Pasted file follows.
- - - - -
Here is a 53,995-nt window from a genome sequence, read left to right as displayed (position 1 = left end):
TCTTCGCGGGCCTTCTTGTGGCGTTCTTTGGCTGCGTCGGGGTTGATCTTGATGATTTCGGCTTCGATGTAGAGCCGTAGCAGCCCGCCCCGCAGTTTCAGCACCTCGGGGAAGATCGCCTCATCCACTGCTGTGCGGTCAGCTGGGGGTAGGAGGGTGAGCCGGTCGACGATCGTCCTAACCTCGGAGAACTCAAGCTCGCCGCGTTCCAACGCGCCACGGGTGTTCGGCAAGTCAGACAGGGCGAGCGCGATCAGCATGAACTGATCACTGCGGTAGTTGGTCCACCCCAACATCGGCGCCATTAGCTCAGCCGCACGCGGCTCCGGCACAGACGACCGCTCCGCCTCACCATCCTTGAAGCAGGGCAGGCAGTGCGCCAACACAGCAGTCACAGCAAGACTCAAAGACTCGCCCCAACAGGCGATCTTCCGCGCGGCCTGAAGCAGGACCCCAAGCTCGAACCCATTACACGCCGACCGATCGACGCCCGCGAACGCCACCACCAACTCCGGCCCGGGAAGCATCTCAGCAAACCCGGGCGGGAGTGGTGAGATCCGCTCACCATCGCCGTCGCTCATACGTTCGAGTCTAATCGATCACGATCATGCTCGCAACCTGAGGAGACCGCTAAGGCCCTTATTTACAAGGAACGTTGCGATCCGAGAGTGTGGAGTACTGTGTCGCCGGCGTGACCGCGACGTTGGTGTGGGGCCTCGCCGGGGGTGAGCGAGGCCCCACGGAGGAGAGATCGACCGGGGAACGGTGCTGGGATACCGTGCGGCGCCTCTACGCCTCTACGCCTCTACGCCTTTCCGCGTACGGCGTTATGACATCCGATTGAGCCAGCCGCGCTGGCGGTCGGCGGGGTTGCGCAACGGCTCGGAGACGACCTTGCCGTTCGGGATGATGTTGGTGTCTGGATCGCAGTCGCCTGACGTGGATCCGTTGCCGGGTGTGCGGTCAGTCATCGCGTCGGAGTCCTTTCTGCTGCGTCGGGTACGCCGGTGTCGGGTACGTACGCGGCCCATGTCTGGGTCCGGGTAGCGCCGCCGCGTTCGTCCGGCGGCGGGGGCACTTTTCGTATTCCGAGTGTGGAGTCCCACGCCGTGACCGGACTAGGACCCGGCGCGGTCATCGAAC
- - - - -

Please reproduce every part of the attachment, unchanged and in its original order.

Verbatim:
Here is a 53,995-nt window from a genome sequence, read left to right as displayed (position 1 = left end):
TCTTCGCGGGCCTTCTTGTGGCGTTCTTTGGCTGCGTCGGGGTTGATCTTGATGATTTCGGCTTCGATGTAGAGCCGTAGCAGCCCGCCCCGCAGTTTCAGCACCTCGGGGAAGATCGCCTCATCCACTGCTGTGCGGTCAGCTGGGGGTAGGAGGGTGAGCCGGTCGACGATCGTCCTAACCTCGGAGAACTCAAGCTCGCCGCGTTCCAACGCGCCACGGGTGTTCGGCAAGTCAGACAGGGCGAGCGCGATCAGCATGAACTGATCACTGCGGTAGTTGGTCCACCCCAACATCGGCGCCATTAGCTCAGCCGCACGCGGCTCCGGCACAGACGACCGCTCCGCCTCACCATCCTTGAAGCAGGGCAGGCAGTGCGCCAACACAGCAGTCACAGCAAGACTCAAAGACTCGCCCCAACAGGCGATCTTCCGCGCGGCCTGAAGCAGGACCCCAAGCTCGAACCCATTACACGCCGACCGATCGACGCCCGCGAACGCCACCACCAACTCCGGCCCGGGAAGCATCTCAGCAAACCCGGGCGGGAGTGGTGAGATCCGCTCACCATCGCCGTCGCTCATACGTTCGAGTCTAATCGATCACGATCATGCTCGCAACCTGAGGAGACCGCTAAGGCCCTTATTTACAAGGAACGTTGCGATCCGAGAGTGTGGAGTACTGTGTCGCCGGCGTGACCGCGACGTTGGTGTGGGGCCTCGCCGGGGGTGAGCGAGGCCCCACGGAGGAGAGATCGACCGGGGAACGGTGCTGGGATACCGTGCGGCGCCTCTACGCCTCTACGCCTCTACGCCTTTCCGCGTACGGCGTTATGACATCCGATTGAGCCAGCCGCGCTGGCGGTCGGCGGGGTTGCGCAACGGCTCGGAGACGACCTTGCCGTTCGGGATGATGTTGGTGTCTGGATCGCAGTCGCCTGACGTGGATCCGTTGCCGGGTGTGCGGTCAGTCATCGCGTCGGAGTCCTTTCTGCTGCGTCGGGTACGCCGGTGTCGGGTACGTACGCGGCCCATGTCTGGGTCCGGGTAGCGCCGCCGCGTTCGTCCGGCGGCGGGGGCACTTTTCGTATTCCGAGTGTGGAGTCCCACGCCGTGACCGGACTAGGACCCGGCGCGGTCATCGAAC